The 2013 Toronto International Film Festival ended on Sunday with "12 Years a Slave" winning
the Blackberry People's Choice Award. Indiewire
was on the scene for the 37th edition to report on the latest
acquisitions, review the anticipated titles, and interview many of the
artists. Below find all of Indiewire's coverage.
TIFF List 2013: A Complete Guide To All The Films At The Toronto International Film Festival
'12 Years a Slave' Tops Toronto Film Festival Winners
Watch: The TIFF Film about Our Digital Life That's Already Gone Viral
Tribeca Film Acquiring Fanny Ardant Vehicle 'Bright Days Ahead' Out of Toronto
IFC Midnight Picks Up North American Rights to Zack Parker's Support Group Thriller 'Proxy'
Focus Features Loves Jason Bateman's 'Bad Words'
Well Go USA Acquires 'McCanick,' Starring Cory Monteith in One of His Final Film Roles
CBS Films Acquires 'The F Word' Starring Daniel Radcliffe and Zoe Kazan
Filmmakers and Artists Gather in Support of John Greyson and Tarek Loubani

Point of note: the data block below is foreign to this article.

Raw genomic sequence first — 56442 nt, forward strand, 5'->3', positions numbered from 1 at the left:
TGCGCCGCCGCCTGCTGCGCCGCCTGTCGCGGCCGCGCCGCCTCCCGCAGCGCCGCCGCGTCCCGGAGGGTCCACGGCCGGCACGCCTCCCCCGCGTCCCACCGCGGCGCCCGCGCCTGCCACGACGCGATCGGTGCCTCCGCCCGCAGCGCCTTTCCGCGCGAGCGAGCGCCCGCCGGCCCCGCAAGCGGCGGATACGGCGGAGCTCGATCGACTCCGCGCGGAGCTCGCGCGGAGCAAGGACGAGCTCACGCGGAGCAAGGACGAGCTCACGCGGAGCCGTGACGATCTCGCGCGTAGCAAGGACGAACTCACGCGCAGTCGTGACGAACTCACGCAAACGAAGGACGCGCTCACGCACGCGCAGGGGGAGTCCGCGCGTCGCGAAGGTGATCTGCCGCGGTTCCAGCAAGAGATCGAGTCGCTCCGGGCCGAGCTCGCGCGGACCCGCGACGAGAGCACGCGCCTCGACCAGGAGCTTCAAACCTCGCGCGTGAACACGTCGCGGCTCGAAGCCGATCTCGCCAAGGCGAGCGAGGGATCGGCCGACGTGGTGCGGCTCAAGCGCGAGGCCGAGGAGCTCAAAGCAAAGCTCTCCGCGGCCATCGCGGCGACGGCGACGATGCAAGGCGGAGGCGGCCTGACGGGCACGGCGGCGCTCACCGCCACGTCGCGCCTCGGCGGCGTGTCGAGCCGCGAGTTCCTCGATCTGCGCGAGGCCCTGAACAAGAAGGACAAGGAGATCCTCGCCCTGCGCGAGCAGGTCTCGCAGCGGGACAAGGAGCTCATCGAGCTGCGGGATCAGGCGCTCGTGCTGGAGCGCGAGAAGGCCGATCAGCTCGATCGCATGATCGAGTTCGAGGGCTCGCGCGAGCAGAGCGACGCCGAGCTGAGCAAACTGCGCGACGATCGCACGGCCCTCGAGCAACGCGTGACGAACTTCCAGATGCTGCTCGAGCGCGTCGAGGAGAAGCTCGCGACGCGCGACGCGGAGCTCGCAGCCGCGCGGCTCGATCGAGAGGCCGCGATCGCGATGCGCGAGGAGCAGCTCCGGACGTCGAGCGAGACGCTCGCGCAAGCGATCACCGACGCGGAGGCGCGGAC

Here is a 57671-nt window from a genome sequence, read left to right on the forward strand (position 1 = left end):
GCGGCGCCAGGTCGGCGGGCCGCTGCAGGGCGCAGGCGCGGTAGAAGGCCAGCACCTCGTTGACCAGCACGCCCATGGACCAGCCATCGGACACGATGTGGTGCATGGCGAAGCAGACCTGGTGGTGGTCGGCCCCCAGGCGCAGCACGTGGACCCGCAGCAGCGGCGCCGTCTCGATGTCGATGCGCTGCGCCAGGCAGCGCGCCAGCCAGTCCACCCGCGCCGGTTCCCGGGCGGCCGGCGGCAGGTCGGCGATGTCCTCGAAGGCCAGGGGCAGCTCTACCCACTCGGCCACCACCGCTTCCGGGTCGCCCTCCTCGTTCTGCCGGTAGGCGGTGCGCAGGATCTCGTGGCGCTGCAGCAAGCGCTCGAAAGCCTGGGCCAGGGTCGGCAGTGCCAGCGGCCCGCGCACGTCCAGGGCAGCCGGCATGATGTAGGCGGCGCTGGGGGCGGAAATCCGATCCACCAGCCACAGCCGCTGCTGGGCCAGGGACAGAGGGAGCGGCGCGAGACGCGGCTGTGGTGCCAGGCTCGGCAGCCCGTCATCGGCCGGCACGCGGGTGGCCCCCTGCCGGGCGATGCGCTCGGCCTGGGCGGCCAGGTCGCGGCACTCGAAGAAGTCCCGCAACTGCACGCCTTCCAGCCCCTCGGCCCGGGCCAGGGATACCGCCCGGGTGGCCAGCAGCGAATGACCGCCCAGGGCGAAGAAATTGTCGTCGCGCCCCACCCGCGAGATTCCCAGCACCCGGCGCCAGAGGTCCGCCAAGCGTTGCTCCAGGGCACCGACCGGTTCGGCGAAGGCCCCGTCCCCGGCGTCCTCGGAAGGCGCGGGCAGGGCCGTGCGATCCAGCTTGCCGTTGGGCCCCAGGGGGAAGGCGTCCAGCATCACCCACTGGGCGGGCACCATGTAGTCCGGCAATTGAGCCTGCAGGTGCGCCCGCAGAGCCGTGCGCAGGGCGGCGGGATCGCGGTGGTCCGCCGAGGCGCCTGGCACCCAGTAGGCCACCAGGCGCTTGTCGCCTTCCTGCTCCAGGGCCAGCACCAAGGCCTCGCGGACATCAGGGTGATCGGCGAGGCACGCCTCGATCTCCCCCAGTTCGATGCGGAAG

A24 Acquires Tom Hardy Thriller 'Locke' Out of Toronto
Watch: Meryl Streep Acts Crotchety in New 'August: Osage County' Trailer
HBO Nabs TV Rights to 'Lottery' Director's Doc About the Belarus Free Theatre Ahead of Film's Toronto Premiere
Showtime Acquires Ron Howard's Jay Z Concert Doc 'Made in America'
'Filthy Gorgeous,' a Doc About the Founder of Penthouse Magazine, to Air on Epix on November 8
Here's Every Indiewire Review From the 2013 Toronto International Film Festival
Toronto: How 'Philomena' and 'A Field in England' Represent Two Tendencies In British Cinema
British films, "A Field in England" and "Philomena" (both playing at
the Toronto Film Festival), use comedy to depict real historical events.
While they couldn't be more different from each other, together they
demonstrate the great and many traditions of British comedy.
Que(e)ries: The Trouble With Representing HIV/AIDS In The Very Troublesome 'Dallas Buyers Club'
"Dallas Buyers Club," the most powerful demographic in America is being
used to portray a story about a devastating disease that has
historically had very little to do with them, except when it came to the
people ignoring, stigmatizing and inadvertently killing people with